A new 1800-mAh battery will get you decent shoot times. I managed over 1.5 hours shooting 4K. Insta360 claims 81 minutes shooting 5.7K video at 30p, which feels about right, based on my testing. It’s worth noting that the larger battery and other changes do make the X3 slightly heavier, but I still found it quite comfortable to carry around and not too much weight on the end of a selfie stick.
As I’ve noted in other Insta360 cameras, the company’s FlowState stabilization compares very well with anything else on the market, including the GoPro. When applied to 360 footage, I do sometimes notice a bit of a shimmery effect, particularly around the seams where the video is stitched together, but it’s not hard to minimize this by making sure your main subject remains centered.
Keep in mind that while the video quality here is very impressive, 5.7K isn’t nearly as sharp when it’s spread across a full spherical scene as it is when you shoot with a traditional single wide lens, which covers roughly 160 degrees. This won’t be all that noticeable when you’re viewing your footage in Insta360s app (or another 3D video player), but when you go to export video to a traditional flat format player like YouTube, you will only get a 1920 x 1080 resolution video (to export “flat” video in 4K, you’d need to shoot 360 footage in 12K).
That said, the only camera I’ve used that outputs a better-looking 1080p reframed video is the far more expensive One RS 1-inch Edition I talked about above. The X3 produces truly impressive video, especially when you remember that this is a camera that’s easy to hold with one hand. If you want maximum resolution, the X3 is capable of shooting 8K timelapse video, which looks amazing, even exported to flat formats.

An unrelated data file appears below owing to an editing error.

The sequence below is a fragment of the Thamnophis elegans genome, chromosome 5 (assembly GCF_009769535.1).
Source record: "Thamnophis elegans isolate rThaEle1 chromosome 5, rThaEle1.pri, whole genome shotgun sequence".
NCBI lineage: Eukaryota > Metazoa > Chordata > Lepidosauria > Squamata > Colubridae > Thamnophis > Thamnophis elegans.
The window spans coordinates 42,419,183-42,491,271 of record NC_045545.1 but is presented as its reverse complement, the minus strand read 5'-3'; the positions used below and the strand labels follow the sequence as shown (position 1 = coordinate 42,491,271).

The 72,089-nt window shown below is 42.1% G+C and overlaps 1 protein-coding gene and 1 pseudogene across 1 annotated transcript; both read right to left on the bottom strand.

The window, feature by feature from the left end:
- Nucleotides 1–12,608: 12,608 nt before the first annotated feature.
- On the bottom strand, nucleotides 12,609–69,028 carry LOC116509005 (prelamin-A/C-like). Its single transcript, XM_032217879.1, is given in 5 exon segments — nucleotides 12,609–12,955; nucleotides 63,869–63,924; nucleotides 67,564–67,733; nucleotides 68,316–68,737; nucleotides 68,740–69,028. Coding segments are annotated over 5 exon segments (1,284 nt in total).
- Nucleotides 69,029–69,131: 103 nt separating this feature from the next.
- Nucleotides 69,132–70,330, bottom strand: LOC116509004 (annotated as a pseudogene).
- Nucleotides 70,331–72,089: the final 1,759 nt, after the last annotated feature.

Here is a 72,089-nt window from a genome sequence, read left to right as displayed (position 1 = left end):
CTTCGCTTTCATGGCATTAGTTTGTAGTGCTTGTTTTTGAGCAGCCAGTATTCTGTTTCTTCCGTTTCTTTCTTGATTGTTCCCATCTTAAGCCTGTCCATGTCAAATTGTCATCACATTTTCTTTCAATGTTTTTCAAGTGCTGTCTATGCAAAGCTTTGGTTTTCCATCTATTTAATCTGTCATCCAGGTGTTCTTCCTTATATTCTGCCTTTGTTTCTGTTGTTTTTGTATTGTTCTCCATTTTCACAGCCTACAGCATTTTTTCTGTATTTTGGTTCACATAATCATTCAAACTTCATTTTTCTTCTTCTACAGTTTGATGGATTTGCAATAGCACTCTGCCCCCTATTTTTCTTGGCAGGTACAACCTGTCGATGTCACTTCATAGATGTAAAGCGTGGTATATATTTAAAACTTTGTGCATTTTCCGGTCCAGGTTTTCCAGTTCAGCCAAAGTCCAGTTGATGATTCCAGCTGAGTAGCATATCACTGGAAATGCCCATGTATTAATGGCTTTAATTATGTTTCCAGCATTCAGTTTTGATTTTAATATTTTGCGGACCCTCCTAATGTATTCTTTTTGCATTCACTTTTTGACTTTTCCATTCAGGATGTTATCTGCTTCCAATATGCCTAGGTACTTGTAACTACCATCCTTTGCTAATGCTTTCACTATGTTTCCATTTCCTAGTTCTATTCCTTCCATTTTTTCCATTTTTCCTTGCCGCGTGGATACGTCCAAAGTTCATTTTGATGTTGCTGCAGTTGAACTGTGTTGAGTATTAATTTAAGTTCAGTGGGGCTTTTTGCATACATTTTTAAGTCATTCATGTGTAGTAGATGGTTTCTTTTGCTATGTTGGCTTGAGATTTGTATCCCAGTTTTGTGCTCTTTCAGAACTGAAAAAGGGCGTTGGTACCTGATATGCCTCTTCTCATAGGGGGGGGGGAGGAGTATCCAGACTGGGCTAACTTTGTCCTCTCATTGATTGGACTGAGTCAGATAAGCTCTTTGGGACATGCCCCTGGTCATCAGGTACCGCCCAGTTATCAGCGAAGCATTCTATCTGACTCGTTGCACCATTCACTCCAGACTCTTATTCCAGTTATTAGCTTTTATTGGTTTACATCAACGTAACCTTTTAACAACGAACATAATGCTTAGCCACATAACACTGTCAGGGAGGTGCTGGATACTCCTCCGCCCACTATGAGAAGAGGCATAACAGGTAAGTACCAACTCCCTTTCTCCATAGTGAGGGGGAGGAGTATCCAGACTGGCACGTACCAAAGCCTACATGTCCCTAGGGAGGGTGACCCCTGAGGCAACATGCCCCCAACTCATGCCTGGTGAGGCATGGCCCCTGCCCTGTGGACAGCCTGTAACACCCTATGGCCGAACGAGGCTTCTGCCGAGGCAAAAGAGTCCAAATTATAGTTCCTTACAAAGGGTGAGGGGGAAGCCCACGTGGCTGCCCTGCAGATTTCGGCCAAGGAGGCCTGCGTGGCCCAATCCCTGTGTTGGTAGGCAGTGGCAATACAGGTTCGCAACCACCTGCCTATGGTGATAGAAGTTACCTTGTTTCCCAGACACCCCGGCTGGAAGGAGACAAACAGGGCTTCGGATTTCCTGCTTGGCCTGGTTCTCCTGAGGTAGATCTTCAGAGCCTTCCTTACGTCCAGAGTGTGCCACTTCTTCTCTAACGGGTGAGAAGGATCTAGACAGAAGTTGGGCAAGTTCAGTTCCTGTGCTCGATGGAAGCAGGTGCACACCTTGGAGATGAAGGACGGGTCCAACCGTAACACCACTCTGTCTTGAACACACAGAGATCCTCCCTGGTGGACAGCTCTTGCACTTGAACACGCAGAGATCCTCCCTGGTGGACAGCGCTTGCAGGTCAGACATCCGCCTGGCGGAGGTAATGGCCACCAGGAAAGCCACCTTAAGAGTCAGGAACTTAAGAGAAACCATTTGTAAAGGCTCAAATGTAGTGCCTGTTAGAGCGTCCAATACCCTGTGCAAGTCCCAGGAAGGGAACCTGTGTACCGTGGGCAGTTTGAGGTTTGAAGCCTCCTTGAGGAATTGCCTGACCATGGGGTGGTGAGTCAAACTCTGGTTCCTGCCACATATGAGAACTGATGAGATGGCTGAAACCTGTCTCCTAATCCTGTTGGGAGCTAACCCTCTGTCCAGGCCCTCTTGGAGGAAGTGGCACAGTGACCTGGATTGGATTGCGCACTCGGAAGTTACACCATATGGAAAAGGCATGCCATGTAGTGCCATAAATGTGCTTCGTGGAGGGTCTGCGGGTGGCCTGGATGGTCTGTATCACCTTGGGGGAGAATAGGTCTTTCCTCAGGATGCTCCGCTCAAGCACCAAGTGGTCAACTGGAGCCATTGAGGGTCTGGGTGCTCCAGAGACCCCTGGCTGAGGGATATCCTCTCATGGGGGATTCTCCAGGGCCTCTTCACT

Good on the Go
As with the company’s other cameras, the X3 connects with Insta360’s mobile editing app, which remains one of the best I’ve used. No, it’s not Final Cut Pro, but for an app that runs on your phone it’s impressive.
Even if you have no idea what you’re doing, you’ll be able to figure out keyframes, jump cuts, and other edits, thanks to the built-in tutorials. There are also some automated editing tools, including nose cam, sky swap, and street lapse, which are all fun to play with. But what impressed me most about the app is those tutorials. Honestly, even if you don’t own an Insta360 camera, the app is worth browsing just for the how-to info. For those who would like something more powerful than a phone to edit with, Insta360 also offers a desktop-based editor for Mac and Windows.
If 360-degree video is your thing, the new X3 represents the best value camera on the market right now. Insta360’s One RS 1-inch Edition produces better results, but it’s $800 versus the X3 at $450. If you mostly shoot action footage and occasionally veer into 360, the One RS is probably the better buy (if nothing else, it’s much easier to mount to a helmet). But for anyone who is sold on 360 footage and wants to dabble in action footage, this is the camera to get.